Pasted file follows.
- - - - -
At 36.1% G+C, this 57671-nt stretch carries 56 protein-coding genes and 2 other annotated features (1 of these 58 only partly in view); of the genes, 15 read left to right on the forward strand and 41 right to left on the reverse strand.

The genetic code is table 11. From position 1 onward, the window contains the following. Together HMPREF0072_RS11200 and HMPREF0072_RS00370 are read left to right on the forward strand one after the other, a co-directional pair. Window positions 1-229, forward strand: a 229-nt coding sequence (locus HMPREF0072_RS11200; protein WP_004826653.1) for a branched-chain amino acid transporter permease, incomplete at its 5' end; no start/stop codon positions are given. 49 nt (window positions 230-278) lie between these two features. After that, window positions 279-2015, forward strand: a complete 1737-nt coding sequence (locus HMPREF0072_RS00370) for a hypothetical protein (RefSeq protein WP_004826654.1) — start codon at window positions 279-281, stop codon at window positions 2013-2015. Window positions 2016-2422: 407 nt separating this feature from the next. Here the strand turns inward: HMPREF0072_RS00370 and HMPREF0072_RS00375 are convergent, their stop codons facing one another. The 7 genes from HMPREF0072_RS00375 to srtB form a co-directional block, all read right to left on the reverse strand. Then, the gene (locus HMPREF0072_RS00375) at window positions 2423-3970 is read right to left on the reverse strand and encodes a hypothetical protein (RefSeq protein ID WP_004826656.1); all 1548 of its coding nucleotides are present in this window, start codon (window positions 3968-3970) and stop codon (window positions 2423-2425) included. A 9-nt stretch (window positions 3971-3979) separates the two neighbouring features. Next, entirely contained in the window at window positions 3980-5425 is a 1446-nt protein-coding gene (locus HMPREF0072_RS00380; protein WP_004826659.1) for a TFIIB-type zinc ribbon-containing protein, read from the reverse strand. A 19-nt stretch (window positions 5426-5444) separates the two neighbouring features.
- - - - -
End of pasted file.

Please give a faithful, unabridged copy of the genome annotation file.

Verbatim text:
At 36.1% G+C, this 57671-nt stretch carries 56 protein-coding genes and 2 other annotated features (1 of these 58 only partly in view); of the genes, 15 read left to right on the forward strand and 41 right to left on the reverse strand.

The genetic code is table 11. From position 1 onward, the window contains the following. Together HMPREF0072_RS11200 and HMPREF0072_RS00370 are read left to right on the forward strand one after the other, a co-directional pair. Window positions 1-229, forward strand: a 229-nt coding sequence (locus HMPREF0072_RS11200; protein WP_004826653.1) for a branched-chain amino acid transporter permease, incomplete at its 5' end; no start/stop codon positions are given. 49 nt (window positions 230-278) lie between these two features. After that, window positions 279-2015, forward strand: a complete 1737-nt coding sequence (locus HMPREF0072_RS00370) for a hypothetical protein (RefSeq protein WP_004826654.1) — start codon at window positions 279-281, stop codon at window positions 2013-2015. Window positions 2016-2422: 407 nt separating this feature from the next. Here the strand turns inward: HMPREF0072_RS00370 and HMPREF0072_RS00375 are convergent, their stop codons facing one another. The 7 genes from HMPREF0072_RS00375 to srtB form a co-directional block, all read right to left on the reverse strand. Then, the gene (locus HMPREF0072_RS00375) at window positions 2423-3970 is read right to left on the reverse strand and encodes a hypothetical protein (RefSeq protein ID WP_004826656.1); all 1548 of its coding nucleotides are present in this window, start codon (window positions 3968-3970) and stop codon (window positions 2423-2425) included. A 9-nt stretch (window positions 3971-3979) separates the two neighbouring features. Next, entirely contained in the window at window positions 3980-5425 is a 1446-nt protein-coding gene (locus HMPREF0072_RS00380; protein WP_004826659.1) for a TFIIB-type zinc ribbon-containing protein, read from the reverse strand. A 19-nt stretch (window positions 5426-5444) separates the two neighbouring features.